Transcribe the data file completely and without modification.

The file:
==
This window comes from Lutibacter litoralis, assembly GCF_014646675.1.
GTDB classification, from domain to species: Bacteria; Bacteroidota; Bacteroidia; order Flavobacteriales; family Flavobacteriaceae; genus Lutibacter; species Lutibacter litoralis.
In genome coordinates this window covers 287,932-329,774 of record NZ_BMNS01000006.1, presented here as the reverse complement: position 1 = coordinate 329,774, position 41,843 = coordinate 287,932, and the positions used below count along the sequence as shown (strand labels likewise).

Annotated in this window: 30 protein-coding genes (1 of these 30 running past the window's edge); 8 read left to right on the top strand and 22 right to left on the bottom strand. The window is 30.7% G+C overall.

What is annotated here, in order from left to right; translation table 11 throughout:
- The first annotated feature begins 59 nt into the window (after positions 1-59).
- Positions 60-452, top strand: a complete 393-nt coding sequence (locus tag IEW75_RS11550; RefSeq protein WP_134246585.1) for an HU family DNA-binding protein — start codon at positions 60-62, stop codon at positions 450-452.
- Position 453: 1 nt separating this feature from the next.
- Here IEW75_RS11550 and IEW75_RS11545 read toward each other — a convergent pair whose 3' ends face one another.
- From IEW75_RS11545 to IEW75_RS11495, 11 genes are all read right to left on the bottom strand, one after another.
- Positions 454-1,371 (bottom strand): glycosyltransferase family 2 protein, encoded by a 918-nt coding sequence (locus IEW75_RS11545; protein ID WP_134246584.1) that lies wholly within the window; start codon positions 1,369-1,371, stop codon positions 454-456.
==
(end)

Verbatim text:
This window comes from Lutibacter litoralis, assembly GCF_014646675.1.
GTDB classification, from domain to species: Bacteria; Bacteroidota; Bacteroidia; order Flavobacteriales; family Flavobacteriaceae; genus Lutibacter; species Lutibacter litoralis.
In genome coordinates this window covers 287,932-329,774 of record NZ_BMNS01000006.1, presented here as the reverse complement: position 1 = coordinate 329,774, position 41,843 = coordinate 287,932, and the positions used below count along the sequence as shown (strand labels likewise).

Annotated in this window: 30 protein-coding genes (1 of these 30 running past the window's edge); 8 read left to right on the top strand and 22 right to left on the bottom strand. The window is 30.7% G+C overall.

What is annotated here, in order from left to right; translation table 11 throughout:
- The first annotated feature begins 59 nt into the window (after positions 1-59).
- Positions 60-452, top strand: a complete 393-nt coding sequence (locus tag IEW75_RS11550; RefSeq protein WP_134246585.1) for an HU family DNA-binding protein — start codon at positions 60-62, stop codon at positions 450-452.
- Position 453: 1 nt separating this feature from the next.
- Here IEW75_RS11550 and IEW75_RS11545 read toward each other — a convergent pair whose 3' ends face one another.
- From IEW75_RS11545 to IEW75_RS11495, 11 genes are all read right to left on the bottom strand, one after another.
- Positions 454-1,371 (bottom strand): glycosyltransferase family 2 protein, encoded by a 918-nt coding sequence (locus IEW75_RS11545; protein ID WP_134246584.1) that lies wholly within the window; start codon positions 1,369-1,371, stop codon positions 454-456.